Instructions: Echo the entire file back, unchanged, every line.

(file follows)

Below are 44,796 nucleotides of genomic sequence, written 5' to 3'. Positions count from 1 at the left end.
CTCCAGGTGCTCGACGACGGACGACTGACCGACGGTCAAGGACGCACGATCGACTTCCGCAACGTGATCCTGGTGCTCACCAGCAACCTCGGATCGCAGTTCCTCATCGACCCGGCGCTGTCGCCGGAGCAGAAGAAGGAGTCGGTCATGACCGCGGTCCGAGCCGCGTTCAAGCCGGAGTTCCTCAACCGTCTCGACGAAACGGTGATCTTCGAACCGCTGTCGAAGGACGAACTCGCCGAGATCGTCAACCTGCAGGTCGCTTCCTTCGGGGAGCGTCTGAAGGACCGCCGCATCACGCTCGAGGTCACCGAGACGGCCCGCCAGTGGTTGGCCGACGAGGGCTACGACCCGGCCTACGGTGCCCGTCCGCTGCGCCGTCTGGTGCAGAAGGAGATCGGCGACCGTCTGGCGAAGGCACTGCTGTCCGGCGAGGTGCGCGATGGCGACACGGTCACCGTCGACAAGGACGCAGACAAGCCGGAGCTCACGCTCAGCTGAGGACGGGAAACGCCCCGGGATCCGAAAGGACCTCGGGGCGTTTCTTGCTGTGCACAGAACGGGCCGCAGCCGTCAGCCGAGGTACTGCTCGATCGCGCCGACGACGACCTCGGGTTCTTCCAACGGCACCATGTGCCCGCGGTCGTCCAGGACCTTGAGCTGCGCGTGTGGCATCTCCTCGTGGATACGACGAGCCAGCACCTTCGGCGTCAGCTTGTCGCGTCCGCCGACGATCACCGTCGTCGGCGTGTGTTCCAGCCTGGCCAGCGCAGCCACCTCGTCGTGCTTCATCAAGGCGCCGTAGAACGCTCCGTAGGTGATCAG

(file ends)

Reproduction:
Below are 44,796 nucleotides of genomic sequence, written 5' to 3'. Positions count from 1 at the left end.
CTCCAGGTGCTCGACGACGGACGACTGACCGACGGTCAAGGACGCACGATCGACTTCCGCAACGTGATCCTGGTGCTCACCAGCAACCTCGGATCGCAGTTCCTCATCGACCCGGCGCTGTCGCCGGAGCAGAAGAAGGAGTCGGTCATGACCGCGGTCCGAGCCGCGTTCAAGCCGGAGTTCCTCAACCGTCTCGACGAAACGGTGATCTTCGAACCGCTGTCGAAGGACGAACTCGCCGAGATCGTCAACCTGCAGGTCGCTTCCTTCGGGGAGCGTCTGAAGGACCGCCGCATCACGCTCGAGGTCACCGAGACGGCCCGCCAGTGGTTGGCCGACGAGGGCTACGACCCGGCCTACGGTGCCCGTCCGCTGCGCCGTCTGGTGCAGAAGGAGATCGGCGACCGTCTGGCGAAGGCACTGCTGTCCGGCGAGGTGCGCGATGGCGACACGGTCACCGTCGACAAGGACGCAGACAAGCCGGAGCTCACGCTCAGCTGAGGACGGGAAACGCCCCGGGATCCGAAAGGACCTCGGGGCGTTTCTTGCTGTGCACAGAACGGGCCGCAGCCGTCAGCCGAGGTACTGCTCGATCGCGCCGACGACGACCTCGGGTTCTTCCAACGGCACCATGTGCCCGCGGTCGTCCAGGACCTTGAGCTGCGCGTGTGGCATCTCCTCGTGGATACGACGAGCCAGCACCTTCGGCGTCAGCTTGTCGCGTCCGCCGACGATCACCGTCGTCGGCGTGTGTTCCAGCCTGGCCAGCGCAGCCACCTCGTCGTGCTTCATCAAGGCGCCGTAGAACGCTCCGTAGGTGATCAG